RootsTech 2018 made me sad. I mostly missed the opportunity to visit with friends and make new friends on the Exhibit Floor. Being on a full-time mission for FamilySearch and The Church of Jesus Christ of Latter-day Saints has ushered in a new phase in my life. I very much appreciate the old saying, "out of sight, out of mind." Since I wasn't physically present at the Conference, it is like putting your hand in a bucket of water. Once, you take your hand out, you cannot tell you were there. It has been interesting observing the changes to the RootsTech Conferences over the years.
From afar, it seems that the "tech" portion of RootsTech has almost disappeared by being reduced to a panel discussion. It also seems to me that the "genealogy" part of the Conference is also being marginalized. The topics highlighted talked more about the present than the past: DNA, Photos, Tools, Stories, Organizing and Discovery. All of these now seem so far from spending time sitting in front of a stream of old documents and records, searching page by page for information about my ancestors.
My core activities in doing genealogical research involve searching endless record sources for information. Granted, I use the most advanced available technology and spend far less time on some activities than I did in the past, but the real news from RootsTech came from the advances made by MyHeritage.com's announcements which are hardly mentioned or glossed over by the commentary published online by the "bloggers" at the Conference. Although the Keynote presentations were impressive, there was no mention of anything having to do with the actual work of finding historical records or discovering your ancestors. The developments initiated by MyHeritage will impact what I do more than anything else I have heard so far from the Conference.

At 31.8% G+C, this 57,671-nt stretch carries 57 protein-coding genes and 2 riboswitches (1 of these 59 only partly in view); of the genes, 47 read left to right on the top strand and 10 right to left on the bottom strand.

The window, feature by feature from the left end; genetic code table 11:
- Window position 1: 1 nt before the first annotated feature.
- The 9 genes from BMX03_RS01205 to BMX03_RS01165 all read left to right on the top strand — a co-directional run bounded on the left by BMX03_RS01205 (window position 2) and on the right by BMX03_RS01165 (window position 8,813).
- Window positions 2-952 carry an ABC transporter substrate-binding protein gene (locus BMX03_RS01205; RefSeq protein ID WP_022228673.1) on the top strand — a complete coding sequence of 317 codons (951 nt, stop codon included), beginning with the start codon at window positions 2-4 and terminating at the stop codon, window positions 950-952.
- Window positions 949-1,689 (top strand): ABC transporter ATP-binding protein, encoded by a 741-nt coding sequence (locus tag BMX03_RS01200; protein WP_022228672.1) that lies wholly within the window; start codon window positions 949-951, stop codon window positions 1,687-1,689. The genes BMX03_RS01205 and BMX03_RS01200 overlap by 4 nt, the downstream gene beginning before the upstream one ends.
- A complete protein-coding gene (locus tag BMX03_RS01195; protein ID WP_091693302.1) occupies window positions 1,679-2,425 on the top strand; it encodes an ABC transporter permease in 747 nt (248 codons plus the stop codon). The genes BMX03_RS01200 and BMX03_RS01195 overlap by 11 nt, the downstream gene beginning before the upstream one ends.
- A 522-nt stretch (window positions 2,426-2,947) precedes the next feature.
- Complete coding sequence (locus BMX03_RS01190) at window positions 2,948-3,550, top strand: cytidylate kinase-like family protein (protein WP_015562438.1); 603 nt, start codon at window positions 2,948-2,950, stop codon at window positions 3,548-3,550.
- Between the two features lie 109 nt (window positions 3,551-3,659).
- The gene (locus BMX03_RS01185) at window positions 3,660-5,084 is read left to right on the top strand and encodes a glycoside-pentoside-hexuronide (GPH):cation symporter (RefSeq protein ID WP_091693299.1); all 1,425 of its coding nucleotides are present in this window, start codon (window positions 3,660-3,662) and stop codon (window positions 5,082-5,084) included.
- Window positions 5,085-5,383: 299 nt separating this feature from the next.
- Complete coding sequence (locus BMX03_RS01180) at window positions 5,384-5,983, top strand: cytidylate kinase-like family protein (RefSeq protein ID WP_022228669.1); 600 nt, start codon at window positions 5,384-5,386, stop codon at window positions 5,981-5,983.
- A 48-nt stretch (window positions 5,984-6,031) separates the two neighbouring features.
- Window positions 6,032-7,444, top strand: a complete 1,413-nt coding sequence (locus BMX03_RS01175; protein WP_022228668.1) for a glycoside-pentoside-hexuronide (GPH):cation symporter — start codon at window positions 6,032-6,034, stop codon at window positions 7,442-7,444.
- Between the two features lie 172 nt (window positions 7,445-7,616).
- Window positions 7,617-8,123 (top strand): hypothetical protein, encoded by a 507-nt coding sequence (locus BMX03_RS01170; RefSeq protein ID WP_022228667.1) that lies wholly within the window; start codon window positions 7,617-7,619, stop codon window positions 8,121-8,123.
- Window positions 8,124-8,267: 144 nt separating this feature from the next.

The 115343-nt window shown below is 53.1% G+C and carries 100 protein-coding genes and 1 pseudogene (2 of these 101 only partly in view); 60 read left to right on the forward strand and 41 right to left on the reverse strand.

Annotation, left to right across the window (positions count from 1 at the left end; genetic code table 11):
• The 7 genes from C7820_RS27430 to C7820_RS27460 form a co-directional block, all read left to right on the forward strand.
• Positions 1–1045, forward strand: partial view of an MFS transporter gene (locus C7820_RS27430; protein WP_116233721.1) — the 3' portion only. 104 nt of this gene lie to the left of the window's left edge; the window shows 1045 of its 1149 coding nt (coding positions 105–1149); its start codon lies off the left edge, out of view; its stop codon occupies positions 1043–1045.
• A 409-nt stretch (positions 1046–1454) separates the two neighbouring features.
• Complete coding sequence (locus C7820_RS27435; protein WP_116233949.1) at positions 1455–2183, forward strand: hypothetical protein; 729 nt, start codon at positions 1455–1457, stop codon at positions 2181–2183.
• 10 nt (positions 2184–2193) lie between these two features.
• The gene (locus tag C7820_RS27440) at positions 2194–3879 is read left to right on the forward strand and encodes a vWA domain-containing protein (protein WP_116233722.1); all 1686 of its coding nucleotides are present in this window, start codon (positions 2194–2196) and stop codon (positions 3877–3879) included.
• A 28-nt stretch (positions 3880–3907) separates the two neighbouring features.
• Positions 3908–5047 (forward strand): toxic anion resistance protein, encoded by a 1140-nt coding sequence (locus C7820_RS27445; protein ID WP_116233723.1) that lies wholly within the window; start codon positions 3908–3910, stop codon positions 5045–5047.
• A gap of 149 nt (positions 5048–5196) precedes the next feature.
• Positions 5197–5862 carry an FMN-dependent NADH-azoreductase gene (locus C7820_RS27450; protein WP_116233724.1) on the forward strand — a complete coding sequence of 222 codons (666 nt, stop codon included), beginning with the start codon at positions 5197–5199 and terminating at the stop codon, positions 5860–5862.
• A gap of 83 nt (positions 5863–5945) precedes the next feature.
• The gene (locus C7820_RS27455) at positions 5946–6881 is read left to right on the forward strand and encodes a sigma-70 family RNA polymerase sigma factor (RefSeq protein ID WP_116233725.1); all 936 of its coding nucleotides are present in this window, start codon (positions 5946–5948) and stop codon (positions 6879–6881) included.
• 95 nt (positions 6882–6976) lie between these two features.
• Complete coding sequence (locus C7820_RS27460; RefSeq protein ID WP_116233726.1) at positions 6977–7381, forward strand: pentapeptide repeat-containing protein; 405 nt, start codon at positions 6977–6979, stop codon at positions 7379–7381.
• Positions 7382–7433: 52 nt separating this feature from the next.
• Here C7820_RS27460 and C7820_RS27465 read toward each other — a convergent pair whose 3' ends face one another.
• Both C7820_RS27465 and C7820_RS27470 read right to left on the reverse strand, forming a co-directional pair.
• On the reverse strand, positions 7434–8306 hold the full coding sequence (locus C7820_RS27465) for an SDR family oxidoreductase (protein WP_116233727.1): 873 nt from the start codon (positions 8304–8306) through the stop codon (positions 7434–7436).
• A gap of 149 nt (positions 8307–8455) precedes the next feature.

I spend a considerable amount of time talking to and teaching individuals about how to find their ancestors. The most common questions are "how do I begin?" and "where do I go from here?" The answers to these questions are highly personal. This past week, I spent hours helping one person understand how to find ancestral records in North Carolina in the 1700s and more time with helping to research a family in England in the 1800s. I have also talked to people about records in the Cameroon in Africa and in Korea.
There is a lot of talk about stories. My question is: "Where do the stories come from?" I also spent some more time this week helping a volunteer at the Maryland State Archives, put her father's World War II experiences into a book that could be published. These stories will shortly become available to her father's family.
I am not sure how attending RootsTech would have helped me or them with these activities.
I think that attending RootsTech is a fabulous experience but from the perspective of spending hours a day digitizing historical records, it seems like what I am doing here in Maryland is more directly involved in providing genealogical opportunities than what I might have done by being at the Conference.